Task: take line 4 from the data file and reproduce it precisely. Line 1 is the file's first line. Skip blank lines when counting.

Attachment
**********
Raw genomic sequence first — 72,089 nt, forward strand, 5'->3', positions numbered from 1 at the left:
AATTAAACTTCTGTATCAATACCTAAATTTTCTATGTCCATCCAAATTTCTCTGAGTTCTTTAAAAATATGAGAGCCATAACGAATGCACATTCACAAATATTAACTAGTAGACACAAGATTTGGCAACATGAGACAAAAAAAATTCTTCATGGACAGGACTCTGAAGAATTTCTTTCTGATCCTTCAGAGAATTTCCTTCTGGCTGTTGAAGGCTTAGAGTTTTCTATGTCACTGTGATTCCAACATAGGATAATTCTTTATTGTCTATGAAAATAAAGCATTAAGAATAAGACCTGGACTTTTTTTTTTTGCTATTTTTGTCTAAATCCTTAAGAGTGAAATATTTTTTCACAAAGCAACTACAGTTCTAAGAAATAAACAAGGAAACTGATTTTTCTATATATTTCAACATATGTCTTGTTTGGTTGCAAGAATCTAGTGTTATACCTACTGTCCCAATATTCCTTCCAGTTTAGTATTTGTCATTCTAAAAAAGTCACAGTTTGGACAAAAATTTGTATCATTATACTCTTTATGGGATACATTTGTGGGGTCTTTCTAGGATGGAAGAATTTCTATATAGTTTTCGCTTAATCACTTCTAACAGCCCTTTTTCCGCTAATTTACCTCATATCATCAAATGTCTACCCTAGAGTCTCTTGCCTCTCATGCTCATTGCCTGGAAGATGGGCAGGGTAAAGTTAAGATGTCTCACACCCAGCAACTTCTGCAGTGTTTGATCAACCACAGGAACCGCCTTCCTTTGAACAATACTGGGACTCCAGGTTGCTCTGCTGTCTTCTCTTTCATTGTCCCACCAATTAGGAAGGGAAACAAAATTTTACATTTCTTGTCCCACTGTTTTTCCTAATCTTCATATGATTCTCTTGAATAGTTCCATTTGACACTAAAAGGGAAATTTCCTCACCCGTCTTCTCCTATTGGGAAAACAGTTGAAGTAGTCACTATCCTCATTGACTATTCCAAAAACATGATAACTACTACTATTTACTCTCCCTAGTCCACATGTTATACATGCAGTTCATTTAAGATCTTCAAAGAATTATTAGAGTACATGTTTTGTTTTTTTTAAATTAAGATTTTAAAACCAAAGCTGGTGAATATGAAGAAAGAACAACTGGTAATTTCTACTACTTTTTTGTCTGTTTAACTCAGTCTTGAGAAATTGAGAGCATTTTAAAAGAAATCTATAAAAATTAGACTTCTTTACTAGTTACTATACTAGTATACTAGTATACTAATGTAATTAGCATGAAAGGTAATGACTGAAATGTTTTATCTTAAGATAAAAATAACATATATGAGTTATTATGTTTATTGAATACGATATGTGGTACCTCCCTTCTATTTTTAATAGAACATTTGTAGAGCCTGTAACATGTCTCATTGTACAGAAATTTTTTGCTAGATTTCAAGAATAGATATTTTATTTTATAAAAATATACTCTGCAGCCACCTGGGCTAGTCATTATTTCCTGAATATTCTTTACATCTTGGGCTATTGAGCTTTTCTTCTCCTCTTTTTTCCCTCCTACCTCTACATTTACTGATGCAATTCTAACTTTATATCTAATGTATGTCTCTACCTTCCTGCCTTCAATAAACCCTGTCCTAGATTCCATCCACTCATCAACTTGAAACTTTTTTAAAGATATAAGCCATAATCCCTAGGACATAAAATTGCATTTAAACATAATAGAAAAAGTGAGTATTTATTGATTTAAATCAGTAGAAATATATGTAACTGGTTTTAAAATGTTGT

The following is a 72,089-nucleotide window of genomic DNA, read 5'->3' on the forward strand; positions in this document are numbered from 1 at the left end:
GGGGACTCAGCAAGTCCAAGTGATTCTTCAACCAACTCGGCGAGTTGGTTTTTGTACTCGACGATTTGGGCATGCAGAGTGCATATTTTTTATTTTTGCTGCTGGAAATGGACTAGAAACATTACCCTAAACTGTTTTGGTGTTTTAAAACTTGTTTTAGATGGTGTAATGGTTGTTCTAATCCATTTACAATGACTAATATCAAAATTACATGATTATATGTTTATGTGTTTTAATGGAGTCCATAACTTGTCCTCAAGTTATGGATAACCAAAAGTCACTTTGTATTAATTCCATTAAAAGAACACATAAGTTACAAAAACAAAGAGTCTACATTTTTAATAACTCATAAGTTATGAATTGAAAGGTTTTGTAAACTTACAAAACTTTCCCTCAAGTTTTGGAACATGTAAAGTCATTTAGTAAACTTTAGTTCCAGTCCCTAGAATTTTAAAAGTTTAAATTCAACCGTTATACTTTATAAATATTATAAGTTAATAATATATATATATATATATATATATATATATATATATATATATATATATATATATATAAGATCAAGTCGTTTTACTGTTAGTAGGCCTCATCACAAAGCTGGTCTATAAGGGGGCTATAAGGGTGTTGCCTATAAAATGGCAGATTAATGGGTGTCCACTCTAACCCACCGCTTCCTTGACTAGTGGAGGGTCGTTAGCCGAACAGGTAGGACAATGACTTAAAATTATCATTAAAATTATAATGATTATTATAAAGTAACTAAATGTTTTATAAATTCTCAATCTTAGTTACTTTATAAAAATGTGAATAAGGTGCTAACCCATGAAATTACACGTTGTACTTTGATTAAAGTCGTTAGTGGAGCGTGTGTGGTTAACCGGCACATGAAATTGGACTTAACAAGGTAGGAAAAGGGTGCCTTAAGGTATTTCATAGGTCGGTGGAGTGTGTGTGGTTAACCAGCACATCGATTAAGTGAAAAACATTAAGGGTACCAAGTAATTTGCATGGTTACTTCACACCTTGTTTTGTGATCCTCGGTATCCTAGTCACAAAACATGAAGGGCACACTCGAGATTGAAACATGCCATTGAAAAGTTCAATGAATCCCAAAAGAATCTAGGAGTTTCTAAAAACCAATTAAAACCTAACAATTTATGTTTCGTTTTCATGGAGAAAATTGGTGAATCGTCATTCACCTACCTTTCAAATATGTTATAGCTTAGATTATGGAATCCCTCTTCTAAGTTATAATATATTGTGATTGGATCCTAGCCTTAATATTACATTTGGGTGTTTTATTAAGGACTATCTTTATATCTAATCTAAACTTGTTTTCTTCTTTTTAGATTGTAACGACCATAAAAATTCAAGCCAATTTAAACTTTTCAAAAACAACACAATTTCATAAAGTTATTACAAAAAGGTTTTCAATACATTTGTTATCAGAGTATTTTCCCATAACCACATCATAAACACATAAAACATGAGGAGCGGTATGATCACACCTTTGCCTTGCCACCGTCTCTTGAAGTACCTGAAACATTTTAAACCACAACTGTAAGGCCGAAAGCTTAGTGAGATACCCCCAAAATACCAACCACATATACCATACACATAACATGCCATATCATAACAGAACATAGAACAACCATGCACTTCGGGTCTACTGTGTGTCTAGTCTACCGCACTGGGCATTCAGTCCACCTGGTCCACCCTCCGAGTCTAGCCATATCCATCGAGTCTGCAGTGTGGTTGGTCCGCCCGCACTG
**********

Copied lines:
GGGGACTCAGCAAGTCCAAGTGATTCTTCAACCAACTCGGCGAGTTGGTTTTTGTACTCGACGATTTGGGCATGCAGAGTGCATATTTTTTATTTTTGCTGCTGGAAATGGACTAGAAACATTACCCTAAACTGTTTTGGTGTTTTAAAACTTGTTTTAGATGGTGTAATGGTTGTTCTAATCCATTTACAATGACTAATATCAAAATTACATGATTATATGTTTATGTGTTTTAATGGAGTCCATAACTTGTCCTCAAGTTATGGATAACCAAAAGTCACTTTGTATTAATTCCATTAAAAGAACACATAAGTTACAAAAACAAAGAGTCTACATTTTTAATAACTCATAAGTTATGAATTGAAAGGTTTTGTAAACTTACAAAACTTTCCCTCAAGTTTTGGAACATGTAAAGTCATTTAGTAAACTTTAGTTCCAGTCCCTAGAATTTTAAAAGTTTAAATTCAACCGTTATACTTTATAAATATTATAAGTTAATAATATATATATATATATATATATATATATATATATATATATATATATATATATATATAAGATCAAGTCGTTTTACTGTTAGTAGGCCTCATCACAAAGCTGGTCTATAAGGGGGCTATAAGGGTGTTGCCTATAAAATGGCAGATTAATGGGTGTCCACTCTAACCCACCGCTTCCTTGACTAGTGGAGGGTCGTTAGCCGAACAGGTAGGACAATGACTTAAAATTATCATTAAAATTATAATGATTATTATAAAGTAACTAAATGTTTTATAAATTCTCAATCTTAGTTACTTTATAAAAATGTGAATAAGGTGCTAACCCATGAAATTACACGTTGTACTTTGATTAAAGTCGTTAGTGGAGCGTGTGTGGTTAACCGGCACATGAAATTGGACTTAACAAGGTAGGAAAAGGGTGCCTTAAGGTATTTCATAGGTCGGTGGAGTGTGTGTGGTTAACCAGCACATCGATTAAGTGAAAAACATTAAGGGTACCAAGTAATTTGCATGGTTACTTCACACCTTGTTTTGTGATCCTCGGTATCCTAGTCACAAAACATGAAGGGCACACTCGAGATTGAAACATGCCATTGAAAAGTTCAATGAATCCCAAAAGAATCTAGGAGTTTCTAAAAACCAATTAAAACCTAACAATTTATGTTTCGTTTTCATGGAGAAAATTGGTGAATCGTCATTCACCTACCTTTCAAATATGTTATAGCTTAGATTATGGAATCCCTCTTCTAAGTTATAATATATTGTGATTGGATCCTAGCCTTAATATTACATTTGGGTGTTTTATTAAGGACTATCTTTATATCTAATCTAAACTTGTTTTCTTCTTTTTAGATTGTAACGACCATAAAAATTCAAGCCAATTTAAACTTTTCAAAAACAACACAATTTCATAAAGTTATTACAAAAAGGTTTTCAATACATTTGTTATCAGAGTATTTTCCCATAACCACATCATAAACACATAAAACATGAGGAGCGGTATGATCACACCTTTGCCTTGCCACCGTCTCTTGAAGTACCTGAAACATTTTAAACCACAACTGTAAGGCCGAAAGCTTAGTGAGATACCCCCAAAATACCAACCACATATACCATACACATAACATGCCATATCATAACAGAACATAGAACAACCATGCACTTCGGGTCTACTGTGTGTCTAGTCTACCGCACTGGGCATTCAGTCCACCTGGTCCACCCTCCGAGTCTAGCCATATCCATCGAGTCTGCAGTGTGGTTGGTCCGCCCGCACTG